By the end of the First World War, Sir John Monash had earned a reputation as one of the most innovative commanders of his time.
I would name Sir John Monash as the best general on the western front in Europe.
Born in Melbourne in 1865, Monash excelled as a student. Monash was dux of Scotch College in Melbourne in 1881. He then continued on his studies as a student of law, arts and engineering at the University of Melbourne. In 1887, he joined Melbourne University’s Metropolitan Brigade of the Garrison Artillery, marking the beginning of his military career.
His was a career so celebrated and exceptional, that Australia’s most significant contribution to the Australian Remembrance Trail on the Western Front—the Sir John Monash Centre, is named after him.
Monash’s achievements in the First World War speak for themselves. He commanded the 4th Brigade through the Gallipoli campaign, and it was here that he first experienced the tragic impact of poor planning and command decisions – something that remained with him throughout his military career.
After moving to the Western Front in 1916, Monash was promoted to Major General, and given command of the 3rd Division.
As commander, Monash led his troops through battles such Messines, and the Third Battle of Ypres.
Then, on 1 June 1918 Monash was truly recognised for his leadership capabilities when he was promoted Lieutenant General, and given command of the Australian Corps.
He was the first Australian appointed to the position on the Western Front, as British officers had always commanded Australian troops at this level until this promotion.
The promotion came at a time when his countrymen had been campaigning for change, and Monash promptly set to work on developing the tactics that had been evolving on the Western Front since the Somme battles of 1916.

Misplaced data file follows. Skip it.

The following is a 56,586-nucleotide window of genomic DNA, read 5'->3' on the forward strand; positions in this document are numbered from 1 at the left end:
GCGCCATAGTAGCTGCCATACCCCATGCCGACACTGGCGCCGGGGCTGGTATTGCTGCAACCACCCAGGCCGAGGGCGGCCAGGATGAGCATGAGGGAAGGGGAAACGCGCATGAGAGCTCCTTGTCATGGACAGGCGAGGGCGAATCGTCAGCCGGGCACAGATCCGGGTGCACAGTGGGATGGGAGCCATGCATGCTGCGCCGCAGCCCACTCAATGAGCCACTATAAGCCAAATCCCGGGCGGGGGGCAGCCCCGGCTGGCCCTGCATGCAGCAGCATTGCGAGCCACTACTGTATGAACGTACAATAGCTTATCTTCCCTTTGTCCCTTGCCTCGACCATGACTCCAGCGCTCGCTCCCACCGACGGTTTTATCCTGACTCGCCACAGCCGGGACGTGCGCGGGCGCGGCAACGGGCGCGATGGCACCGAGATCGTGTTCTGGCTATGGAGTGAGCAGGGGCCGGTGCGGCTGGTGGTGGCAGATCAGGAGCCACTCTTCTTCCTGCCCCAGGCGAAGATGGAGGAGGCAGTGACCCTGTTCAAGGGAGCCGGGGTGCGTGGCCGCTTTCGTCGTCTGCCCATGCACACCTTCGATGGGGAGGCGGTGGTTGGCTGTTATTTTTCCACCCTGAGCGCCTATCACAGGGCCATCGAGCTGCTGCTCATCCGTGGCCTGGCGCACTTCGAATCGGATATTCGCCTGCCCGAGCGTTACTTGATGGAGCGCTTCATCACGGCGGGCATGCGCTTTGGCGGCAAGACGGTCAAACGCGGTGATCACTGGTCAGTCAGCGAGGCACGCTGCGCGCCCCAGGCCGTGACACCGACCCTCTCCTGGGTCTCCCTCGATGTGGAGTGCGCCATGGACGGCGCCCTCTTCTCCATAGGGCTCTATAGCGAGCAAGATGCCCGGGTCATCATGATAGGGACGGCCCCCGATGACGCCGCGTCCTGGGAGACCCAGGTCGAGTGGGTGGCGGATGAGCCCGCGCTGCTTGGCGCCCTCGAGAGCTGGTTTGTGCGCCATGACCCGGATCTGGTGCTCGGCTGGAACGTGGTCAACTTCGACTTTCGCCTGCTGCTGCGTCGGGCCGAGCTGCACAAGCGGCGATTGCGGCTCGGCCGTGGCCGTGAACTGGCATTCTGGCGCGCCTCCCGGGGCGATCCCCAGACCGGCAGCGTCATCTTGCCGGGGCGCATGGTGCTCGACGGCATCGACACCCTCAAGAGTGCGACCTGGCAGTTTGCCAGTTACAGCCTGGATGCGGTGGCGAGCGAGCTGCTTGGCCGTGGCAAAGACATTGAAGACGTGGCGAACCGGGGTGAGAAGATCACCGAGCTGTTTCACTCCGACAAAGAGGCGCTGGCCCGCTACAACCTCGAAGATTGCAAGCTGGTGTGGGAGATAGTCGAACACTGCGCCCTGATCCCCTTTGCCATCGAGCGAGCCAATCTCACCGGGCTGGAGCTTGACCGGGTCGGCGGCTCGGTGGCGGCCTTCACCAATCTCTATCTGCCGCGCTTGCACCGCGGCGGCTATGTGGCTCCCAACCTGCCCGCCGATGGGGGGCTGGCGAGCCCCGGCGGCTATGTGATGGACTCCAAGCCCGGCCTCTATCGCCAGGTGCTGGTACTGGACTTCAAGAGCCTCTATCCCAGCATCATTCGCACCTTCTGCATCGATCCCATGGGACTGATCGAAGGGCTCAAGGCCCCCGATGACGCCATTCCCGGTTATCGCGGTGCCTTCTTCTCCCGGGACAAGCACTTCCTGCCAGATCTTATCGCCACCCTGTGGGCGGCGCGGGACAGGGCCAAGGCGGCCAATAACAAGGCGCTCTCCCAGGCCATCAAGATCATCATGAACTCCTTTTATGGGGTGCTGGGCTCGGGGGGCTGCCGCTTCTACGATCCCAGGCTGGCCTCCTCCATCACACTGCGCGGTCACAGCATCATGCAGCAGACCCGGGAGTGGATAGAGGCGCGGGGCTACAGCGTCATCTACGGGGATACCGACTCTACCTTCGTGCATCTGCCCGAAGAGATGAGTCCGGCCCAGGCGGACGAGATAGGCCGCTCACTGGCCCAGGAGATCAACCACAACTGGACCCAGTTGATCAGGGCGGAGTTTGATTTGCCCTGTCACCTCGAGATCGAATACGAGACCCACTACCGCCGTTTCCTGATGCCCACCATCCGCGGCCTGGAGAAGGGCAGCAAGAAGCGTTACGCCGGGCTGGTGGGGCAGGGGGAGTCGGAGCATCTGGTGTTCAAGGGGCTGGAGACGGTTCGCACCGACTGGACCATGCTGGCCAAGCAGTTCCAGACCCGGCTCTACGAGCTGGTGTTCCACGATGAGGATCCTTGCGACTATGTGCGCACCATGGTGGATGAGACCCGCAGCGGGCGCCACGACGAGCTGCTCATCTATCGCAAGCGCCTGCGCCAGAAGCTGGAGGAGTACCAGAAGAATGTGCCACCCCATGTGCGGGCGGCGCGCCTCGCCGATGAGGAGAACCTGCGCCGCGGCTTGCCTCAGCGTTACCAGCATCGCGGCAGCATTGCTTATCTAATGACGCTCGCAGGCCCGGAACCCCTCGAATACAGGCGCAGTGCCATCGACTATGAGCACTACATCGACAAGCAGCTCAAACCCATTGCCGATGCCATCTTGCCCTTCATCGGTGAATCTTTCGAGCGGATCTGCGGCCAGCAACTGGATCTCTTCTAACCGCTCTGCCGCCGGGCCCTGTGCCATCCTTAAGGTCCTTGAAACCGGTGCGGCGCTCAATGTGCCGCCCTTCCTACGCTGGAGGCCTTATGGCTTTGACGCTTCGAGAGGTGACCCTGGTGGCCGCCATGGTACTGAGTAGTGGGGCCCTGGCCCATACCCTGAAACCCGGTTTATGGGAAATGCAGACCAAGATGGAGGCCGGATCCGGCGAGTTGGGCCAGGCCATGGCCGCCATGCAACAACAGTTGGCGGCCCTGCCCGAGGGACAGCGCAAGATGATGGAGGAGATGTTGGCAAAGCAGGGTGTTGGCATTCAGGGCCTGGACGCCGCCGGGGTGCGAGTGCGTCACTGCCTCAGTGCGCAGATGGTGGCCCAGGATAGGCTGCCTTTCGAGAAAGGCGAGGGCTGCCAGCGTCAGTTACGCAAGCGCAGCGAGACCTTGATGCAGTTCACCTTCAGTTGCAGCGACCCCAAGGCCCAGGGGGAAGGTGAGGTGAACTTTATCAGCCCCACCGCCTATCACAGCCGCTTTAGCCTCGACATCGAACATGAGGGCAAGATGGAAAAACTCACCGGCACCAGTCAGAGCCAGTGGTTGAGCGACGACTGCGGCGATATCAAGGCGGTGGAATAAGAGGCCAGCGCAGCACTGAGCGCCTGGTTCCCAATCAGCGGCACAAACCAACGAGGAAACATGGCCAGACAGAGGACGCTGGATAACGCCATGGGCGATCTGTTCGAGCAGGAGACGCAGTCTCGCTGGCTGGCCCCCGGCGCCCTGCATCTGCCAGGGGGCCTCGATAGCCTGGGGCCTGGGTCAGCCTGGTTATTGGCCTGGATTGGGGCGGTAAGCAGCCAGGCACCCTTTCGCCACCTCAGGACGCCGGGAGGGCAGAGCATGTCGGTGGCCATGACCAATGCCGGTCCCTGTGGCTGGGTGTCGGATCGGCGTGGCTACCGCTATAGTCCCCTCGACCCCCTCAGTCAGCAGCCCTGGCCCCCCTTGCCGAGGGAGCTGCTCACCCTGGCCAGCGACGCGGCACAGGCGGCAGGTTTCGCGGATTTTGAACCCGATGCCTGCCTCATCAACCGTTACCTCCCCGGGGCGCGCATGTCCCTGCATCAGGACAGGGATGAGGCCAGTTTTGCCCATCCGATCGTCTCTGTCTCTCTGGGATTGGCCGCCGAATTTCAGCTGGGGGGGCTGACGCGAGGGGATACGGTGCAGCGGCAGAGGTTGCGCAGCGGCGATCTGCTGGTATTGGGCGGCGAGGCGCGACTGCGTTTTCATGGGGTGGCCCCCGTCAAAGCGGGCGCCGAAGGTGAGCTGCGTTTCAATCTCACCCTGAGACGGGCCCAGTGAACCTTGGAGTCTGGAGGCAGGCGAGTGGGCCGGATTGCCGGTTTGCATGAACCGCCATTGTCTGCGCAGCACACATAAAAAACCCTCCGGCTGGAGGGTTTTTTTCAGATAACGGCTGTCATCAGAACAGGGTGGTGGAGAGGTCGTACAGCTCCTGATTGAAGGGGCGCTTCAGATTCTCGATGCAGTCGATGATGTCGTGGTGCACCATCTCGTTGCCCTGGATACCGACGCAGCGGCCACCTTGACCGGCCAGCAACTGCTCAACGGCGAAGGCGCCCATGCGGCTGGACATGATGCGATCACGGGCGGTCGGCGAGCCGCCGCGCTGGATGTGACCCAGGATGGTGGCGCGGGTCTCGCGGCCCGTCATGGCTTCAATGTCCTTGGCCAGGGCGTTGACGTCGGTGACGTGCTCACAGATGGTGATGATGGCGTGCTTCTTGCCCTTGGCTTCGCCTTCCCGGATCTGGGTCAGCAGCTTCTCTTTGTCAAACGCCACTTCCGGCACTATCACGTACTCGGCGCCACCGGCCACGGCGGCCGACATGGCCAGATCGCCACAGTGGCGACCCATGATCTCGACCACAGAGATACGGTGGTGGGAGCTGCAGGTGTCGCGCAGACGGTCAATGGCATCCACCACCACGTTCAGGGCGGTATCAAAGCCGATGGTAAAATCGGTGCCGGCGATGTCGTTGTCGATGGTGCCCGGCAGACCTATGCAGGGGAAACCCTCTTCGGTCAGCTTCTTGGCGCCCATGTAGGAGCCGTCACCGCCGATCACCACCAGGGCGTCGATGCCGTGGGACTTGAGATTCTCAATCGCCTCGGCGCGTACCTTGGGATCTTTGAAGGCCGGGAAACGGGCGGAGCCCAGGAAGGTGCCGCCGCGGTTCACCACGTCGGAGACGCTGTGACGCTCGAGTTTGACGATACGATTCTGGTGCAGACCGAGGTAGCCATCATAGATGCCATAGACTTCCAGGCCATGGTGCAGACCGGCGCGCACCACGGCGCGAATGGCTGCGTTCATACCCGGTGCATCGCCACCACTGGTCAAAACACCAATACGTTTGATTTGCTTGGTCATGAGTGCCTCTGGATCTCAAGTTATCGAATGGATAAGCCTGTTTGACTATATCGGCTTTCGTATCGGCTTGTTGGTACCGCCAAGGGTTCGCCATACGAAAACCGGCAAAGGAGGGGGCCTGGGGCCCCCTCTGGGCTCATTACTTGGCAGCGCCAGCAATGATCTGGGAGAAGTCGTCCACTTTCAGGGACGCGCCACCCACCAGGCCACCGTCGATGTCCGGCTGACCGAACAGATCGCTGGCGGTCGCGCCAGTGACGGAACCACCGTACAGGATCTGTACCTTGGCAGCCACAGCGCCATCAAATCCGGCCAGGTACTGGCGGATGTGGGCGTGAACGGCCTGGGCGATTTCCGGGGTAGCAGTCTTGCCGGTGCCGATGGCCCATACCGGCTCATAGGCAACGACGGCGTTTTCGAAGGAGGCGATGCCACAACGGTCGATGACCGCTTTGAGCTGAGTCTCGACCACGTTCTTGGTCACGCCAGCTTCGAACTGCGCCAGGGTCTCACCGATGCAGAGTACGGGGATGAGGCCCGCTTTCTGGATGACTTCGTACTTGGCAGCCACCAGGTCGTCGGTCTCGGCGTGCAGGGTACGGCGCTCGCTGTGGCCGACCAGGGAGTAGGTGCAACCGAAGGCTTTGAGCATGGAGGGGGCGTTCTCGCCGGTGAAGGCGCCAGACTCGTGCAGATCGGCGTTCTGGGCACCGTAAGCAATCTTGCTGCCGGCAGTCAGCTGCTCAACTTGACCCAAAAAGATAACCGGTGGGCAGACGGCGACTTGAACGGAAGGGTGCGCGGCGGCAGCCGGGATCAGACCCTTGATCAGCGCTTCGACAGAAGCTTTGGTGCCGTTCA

He worked to find a way to overcome what he called “merciless machine-gun fire” and other defensive obstacles, as he championed the integrated use of different types of weaponry in battle.
It was at the battle of Hamel in July 1918 where Monash earned his enduring reputation as an innovator; leading his troops to success in what has since been labelled ‘a textbook victory’.
It was his meticulous planning and his command in both offensive and defensive battles that saw Monash knighted in 1918.
The main thing is always to have a plan; if it is not the best plan, it is at least better than no plan at all.
Over the remaining months of the war Monash continued to inspire success in his troops, using the careful planning and strategies he had become renowned for. He played a key role in planning the British offensive of 8 August 1918 and was lauded for his leadership during the final battles of the war.
After the war, Monash returned to work as an engineer, eventually rising to become the head of the Victorian State Electricity Commission.
Monash was loved and admired by many, and was honoured with numerous awards and decorations. After his death on 8 October 1931, more than 250,000 mourners attended his state funeral in Melbourne.
Visitors to the Sir John Monash Centre will get the chance to better understand what made Sir John Monash the leader and innovator he was.
You can register your interest to visit the Sir John Monash Centre here.